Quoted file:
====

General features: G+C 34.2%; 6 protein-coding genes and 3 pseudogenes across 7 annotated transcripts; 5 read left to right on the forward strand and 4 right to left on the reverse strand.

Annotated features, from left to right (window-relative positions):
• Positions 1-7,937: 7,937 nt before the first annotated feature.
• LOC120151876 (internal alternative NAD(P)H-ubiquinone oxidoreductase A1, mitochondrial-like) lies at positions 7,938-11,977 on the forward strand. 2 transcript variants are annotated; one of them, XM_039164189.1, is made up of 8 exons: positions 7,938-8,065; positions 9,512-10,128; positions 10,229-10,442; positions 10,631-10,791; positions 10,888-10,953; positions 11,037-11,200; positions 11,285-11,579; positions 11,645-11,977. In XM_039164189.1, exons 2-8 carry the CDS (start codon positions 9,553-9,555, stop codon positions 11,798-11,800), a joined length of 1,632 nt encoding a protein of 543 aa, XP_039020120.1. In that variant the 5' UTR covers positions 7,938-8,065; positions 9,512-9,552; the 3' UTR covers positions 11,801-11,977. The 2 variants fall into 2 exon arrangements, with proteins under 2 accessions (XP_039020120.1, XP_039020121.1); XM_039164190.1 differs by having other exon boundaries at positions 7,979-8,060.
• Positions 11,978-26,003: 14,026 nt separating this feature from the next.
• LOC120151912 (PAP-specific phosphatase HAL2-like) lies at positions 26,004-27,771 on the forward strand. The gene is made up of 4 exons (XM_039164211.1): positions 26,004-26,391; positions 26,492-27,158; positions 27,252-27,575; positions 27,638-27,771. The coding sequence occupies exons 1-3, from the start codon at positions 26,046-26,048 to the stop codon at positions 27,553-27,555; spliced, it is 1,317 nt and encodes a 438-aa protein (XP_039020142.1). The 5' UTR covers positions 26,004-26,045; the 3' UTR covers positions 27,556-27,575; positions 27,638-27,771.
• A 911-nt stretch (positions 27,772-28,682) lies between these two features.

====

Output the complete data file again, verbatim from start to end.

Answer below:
General features: G+C 34.2%; 6 protein-coding genes and 3 pseudogenes across 7 annotated transcripts; 5 read left to right on the forward strand and 4 right to left on the reverse strand.

Annotated features, from left to right (window-relative positions):
• Positions 1-7,937: 7,937 nt before the first annotated feature.
• LOC120151876 (internal alternative NAD(P)H-ubiquinone oxidoreductase A1, mitochondrial-like) lies at positions 7,938-11,977 on the forward strand. 2 transcript variants are annotated; one of them, XM_039164189.1, is made up of 8 exons: positions 7,938-8,065; positions 9,512-10,128; positions 10,229-10,442; positions 10,631-10,791; positions 10,888-10,953; positions 11,037-11,200; positions 11,285-11,579; positions 11,645-11,977. In XM_039164189.1, exons 2-8 carry the CDS (start codon positions 9,553-9,555, stop codon positions 11,798-11,800), a joined length of 1,632 nt encoding a protein of 543 aa, XP_039020120.1. In that variant the 5' UTR covers positions 7,938-8,065; positions 9,512-9,552; the 3' UTR covers positions 11,801-11,977. The 2 variants fall into 2 exon arrangements, with proteins under 2 accessions (XP_039020120.1, XP_039020121.1); XM_039164190.1 differs by having other exon boundaries at positions 7,979-8,060.
• Positions 11,978-26,003: 14,026 nt separating this feature from the next.
• LOC120151912 (PAP-specific phosphatase HAL2-like) lies at positions 26,004-27,771 on the forward strand. The gene is made up of 4 exons (XM_039164211.1): positions 26,004-26,391; positions 26,492-27,158; positions 27,252-27,575; positions 27,638-27,771. The coding sequence occupies exons 1-3, from the start codon at positions 26,046-26,048 to the stop codon at positions 27,553-27,555; spliced, it is 1,317 nt and encodes a 438-aa protein (XP_039020142.1). The 5' UTR covers positions 26,004-26,045; the 3' UTR covers positions 27,556-27,575; positions 27,638-27,771.
• A 911-nt stretch (positions 27,772-28,682) lies between these two features.